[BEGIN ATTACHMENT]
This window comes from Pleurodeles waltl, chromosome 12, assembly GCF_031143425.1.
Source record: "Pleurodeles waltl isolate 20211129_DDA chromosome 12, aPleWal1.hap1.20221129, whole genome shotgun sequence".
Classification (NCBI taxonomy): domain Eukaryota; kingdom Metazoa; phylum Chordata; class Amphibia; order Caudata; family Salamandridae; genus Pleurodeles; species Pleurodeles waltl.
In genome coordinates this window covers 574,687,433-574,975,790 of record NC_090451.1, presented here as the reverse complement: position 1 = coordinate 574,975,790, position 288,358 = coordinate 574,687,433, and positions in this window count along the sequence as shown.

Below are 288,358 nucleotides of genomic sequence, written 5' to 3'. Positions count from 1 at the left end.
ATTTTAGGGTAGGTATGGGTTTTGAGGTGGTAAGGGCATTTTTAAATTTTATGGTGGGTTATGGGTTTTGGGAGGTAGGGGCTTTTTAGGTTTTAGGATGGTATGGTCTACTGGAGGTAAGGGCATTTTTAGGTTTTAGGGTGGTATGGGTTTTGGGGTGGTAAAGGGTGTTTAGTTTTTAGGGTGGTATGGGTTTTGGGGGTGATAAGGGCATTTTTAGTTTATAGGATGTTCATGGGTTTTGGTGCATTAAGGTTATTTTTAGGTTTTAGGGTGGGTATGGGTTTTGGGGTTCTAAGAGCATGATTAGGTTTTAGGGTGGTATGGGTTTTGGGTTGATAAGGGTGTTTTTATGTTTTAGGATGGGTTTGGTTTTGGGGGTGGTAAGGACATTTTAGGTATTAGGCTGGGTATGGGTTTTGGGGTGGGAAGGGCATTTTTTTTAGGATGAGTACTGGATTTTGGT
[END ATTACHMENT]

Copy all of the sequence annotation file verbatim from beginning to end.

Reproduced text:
This window comes from Pleurodeles waltl, chromosome 12, assembly GCF_031143425.1.
Source record: "Pleurodeles waltl isolate 20211129_DDA chromosome 12, aPleWal1.hap1.20221129, whole genome shotgun sequence".
Classification (NCBI taxonomy): domain Eukaryota; kingdom Metazoa; phylum Chordata; class Amphibia; order Caudata; family Salamandridae; genus Pleurodeles; species Pleurodeles waltl.
In genome coordinates this window covers 574,687,433-574,975,790 of record NC_090451.1, presented here as the reverse complement: position 1 = coordinate 574,975,790, position 288,358 = coordinate 574,687,433, and positions in this window count along the sequence as shown.

Below are 288,358 nucleotides of genomic sequence, written 5' to 3'. Positions count from 1 at the left end.
ATTTTAGGGTAGGTATGGGTTTTGAGGTGGTAAGGGCATTTTTAAATTTTATGGTGGGTTATGGGTTTTGGGAGGTAGGGGCTTTTTAGGTTTTAGGATGGTATGGTCTACTGGAGGTAAGGGCATTTTTAGGTTTTAGGGTGGTATGGGTTTTGGGGTGGTAAAGGGTGTTTAGTTTTTAGGGTGGTATGGGTTTTGGGGGTGATAAGGGCATTTTTAGTTTATAGGATGTTCATGGGTTTTGGTGCATTAAGGTTATTTTTAGGTTTTAGGGTGGGTATGGGTTTTGGGGTTCTAAGAGCATGATTAGGTTTTAGGGTGGTATGGGTTTTGGGTTGATAAGGGTGTTTTTATGTTTTAGGATGGGTTTGGTTTTGGGGGTGGTAAGGACATTTTAGGTATTAGGCTGGGTATGGGTTTTGGGGTGGGAAGGGCATTTTTTTTAGGATGAGTACTGGATTTTGGT